1. Very nice attention to the detail in both Andrew and Germanos and the Qur'an's depictions of Mary. As I indicated in class (albeit you are right, not on the day we talked about Andrew and Germanos), the Qur'an is clearly drawing on some of the same traditions that they are, most especially the Protoevangelium of James, and seems to have references to some of the other Temple traditions we talked about, including identifying Mary as the sister of Aaron and Jesus as the servant of God, but as you rightly point out, the emphases that the Qur'an gives to Mary and Jesus are very different. I am a little confused, however, by your discussion of Mary's silence in the Qur'an as a way of understanding why Germanos and Andrew give the emphasis that they do to whether Mary expressed doubt: you seem to be suggesting that the Qur'an can suggest she doubted because it does not describe her as the Mother of God, but then you note that Germanos has the angel chide Mary for her disbelief--but surely Germanos overall puts Mary in a very positive light. I am not quite clear where your conclusion leaves us! RLFB

  2. One thing that might be helpful when thinking about the references to Mary in the Qur'an is the potential influence of Nestorian understandings of on the formation of early Islam. It was mentioned off-hand in class that the Nestorians came to largely dominate the eastern regions where Islam emerged and flourished, and it might be prove fertile to compare Nestorius and the Qur'an on this subject.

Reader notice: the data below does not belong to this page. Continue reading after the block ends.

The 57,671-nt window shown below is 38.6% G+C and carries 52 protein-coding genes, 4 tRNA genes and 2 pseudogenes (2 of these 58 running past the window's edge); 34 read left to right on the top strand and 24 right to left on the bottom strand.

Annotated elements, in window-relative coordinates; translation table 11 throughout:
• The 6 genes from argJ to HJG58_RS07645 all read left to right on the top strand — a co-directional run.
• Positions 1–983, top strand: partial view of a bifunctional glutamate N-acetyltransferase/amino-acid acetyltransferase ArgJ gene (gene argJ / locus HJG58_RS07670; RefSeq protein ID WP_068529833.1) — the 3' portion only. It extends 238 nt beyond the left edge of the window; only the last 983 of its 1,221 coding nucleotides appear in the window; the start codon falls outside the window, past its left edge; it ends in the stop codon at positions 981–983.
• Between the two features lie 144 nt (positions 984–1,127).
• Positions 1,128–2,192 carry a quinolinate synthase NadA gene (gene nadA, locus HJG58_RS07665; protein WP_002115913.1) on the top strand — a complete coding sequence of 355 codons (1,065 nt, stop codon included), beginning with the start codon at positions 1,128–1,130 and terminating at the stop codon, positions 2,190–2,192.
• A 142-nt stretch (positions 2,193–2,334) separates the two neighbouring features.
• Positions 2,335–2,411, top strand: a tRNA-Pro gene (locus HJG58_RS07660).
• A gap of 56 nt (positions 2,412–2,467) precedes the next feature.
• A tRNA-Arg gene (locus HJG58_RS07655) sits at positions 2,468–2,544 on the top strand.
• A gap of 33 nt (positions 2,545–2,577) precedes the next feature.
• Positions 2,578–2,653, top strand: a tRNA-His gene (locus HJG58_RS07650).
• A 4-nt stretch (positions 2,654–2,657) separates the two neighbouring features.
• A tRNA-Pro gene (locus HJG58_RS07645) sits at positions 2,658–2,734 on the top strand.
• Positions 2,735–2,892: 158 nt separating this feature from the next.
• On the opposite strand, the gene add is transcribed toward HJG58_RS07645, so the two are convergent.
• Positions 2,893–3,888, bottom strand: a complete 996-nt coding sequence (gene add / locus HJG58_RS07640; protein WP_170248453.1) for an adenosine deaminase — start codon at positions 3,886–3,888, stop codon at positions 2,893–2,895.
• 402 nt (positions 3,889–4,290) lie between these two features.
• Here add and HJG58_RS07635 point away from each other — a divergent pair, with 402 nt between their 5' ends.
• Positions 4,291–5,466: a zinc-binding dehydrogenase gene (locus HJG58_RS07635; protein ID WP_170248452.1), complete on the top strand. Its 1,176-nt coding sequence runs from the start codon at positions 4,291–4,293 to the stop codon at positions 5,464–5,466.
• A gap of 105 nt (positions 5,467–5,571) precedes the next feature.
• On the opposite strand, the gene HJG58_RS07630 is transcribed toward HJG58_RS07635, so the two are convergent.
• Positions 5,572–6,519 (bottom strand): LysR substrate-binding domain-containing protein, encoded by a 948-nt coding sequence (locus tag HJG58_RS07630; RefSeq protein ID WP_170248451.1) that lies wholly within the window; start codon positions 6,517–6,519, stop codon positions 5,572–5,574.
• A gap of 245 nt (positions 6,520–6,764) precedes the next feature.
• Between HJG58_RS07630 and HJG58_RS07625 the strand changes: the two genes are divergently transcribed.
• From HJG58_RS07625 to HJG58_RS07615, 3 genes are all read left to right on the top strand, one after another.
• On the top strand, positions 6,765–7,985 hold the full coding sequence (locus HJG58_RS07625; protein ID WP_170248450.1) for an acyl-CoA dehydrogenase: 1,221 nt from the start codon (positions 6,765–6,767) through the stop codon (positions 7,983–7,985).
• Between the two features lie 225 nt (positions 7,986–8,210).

It's also very interesting to think what else a connection between Zachariah and Mary might indicate for the reader of Germanus. Certainly, he doesn't want us to think less of Mary, so what might he be trying to get at with this incident?

  3. Thank you for drawing our attention to some of the ways Mary is described differently in the Islamic tradition than from the Christian tradition! In particular, I find it interesting that, as you note, the Mary of the Qur’an feels pain during childbirth and loses her virginity. The opposite of both of these goes on to be an important part of Church doctrine. See, for example, the comparison Conrad of Saxony draws between Mary’s lack of the “woe of original sin” and lack of the “woe of the punishment” of pain during childbirth. Similarly, Mary’s perpetual virginity becomes an important part of what makes her pure enough to be the Mother of God. Yet the importances of perpetual virginity and pain free childbirth were very clearly naturalized after the fact.

    In one of our first classes, we discussed how many naturalizations were spurred by a need to differentiate the developing Christian faith from Judaism. I would be interested to know if the examples you have highlighted are evidence of a similar drive to differentiate Christianity from Islam. It is a pity we did not get a chance to delve a little more into this in class… does anyone with greater knowledge of the relationship between early Christianity and early Islam have an opinion on this?